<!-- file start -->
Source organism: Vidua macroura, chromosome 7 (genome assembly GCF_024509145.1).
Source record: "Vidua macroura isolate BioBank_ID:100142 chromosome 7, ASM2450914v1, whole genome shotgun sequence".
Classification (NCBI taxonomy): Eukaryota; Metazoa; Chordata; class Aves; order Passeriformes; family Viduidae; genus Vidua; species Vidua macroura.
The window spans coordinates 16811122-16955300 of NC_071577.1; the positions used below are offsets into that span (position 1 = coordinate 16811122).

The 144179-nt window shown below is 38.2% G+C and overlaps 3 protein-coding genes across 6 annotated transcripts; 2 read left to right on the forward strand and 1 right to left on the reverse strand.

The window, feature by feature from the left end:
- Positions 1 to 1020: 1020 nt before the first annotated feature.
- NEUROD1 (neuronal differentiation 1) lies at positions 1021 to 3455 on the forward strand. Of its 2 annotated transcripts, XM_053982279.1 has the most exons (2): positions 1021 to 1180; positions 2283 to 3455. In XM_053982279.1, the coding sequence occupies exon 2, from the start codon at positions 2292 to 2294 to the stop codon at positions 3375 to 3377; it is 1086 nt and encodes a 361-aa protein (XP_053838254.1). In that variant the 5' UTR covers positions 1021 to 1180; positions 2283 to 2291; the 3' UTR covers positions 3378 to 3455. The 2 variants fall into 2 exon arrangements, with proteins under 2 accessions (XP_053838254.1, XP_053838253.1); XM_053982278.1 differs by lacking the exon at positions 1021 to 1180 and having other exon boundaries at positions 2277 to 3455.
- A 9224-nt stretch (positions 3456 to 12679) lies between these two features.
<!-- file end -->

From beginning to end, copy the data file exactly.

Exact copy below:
Source organism: Vidua macroura, chromosome 7 (genome assembly GCF_024509145.1).
Source record: "Vidua macroura isolate BioBank_ID:100142 chromosome 7, ASM2450914v1, whole genome shotgun sequence".
Classification (NCBI taxonomy): Eukaryota; Metazoa; Chordata; class Aves; order Passeriformes; family Viduidae; genus Vidua; species Vidua macroura.
The window spans coordinates 16811122-16955300 of NC_071577.1; the positions used below are offsets into that span (position 1 = coordinate 16811122).

The 144179-nt window shown below is 38.2% G+C and overlaps 3 protein-coding genes across 6 annotated transcripts; 2 read left to right on the forward strand and 1 right to left on the reverse strand.

The window, feature by feature from the left end:
- Positions 1 to 1020: 1020 nt before the first annotated feature.
- NEUROD1 (neuronal differentiation 1) lies at positions 1021 to 3455 on the forward strand. Of its 2 annotated transcripts, XM_053982279.1 has the most exons (2): positions 1021 to 1180; positions 2283 to 3455. In XM_053982279.1, the coding sequence occupies exon 2, from the start codon at positions 2292 to 2294 to the stop codon at positions 3375 to 3377; it is 1086 nt and encodes a 361-aa protein (XP_053838254.1). In that variant the 5' UTR covers positions 1021 to 1180; positions 2283 to 2291; the 3' UTR covers positions 3378 to 3455. The 2 variants fall into 2 exon arrangements, with proteins under 2 accessions (XP_053838254.1, XP_053838253.1); XM_053982278.1 differs by lacking the exon at positions 1021 to 1180 and having other exon boundaries at positions 2277 to 3455.
- A 9224-nt stretch (positions 3456 to 12679) lies between these two features.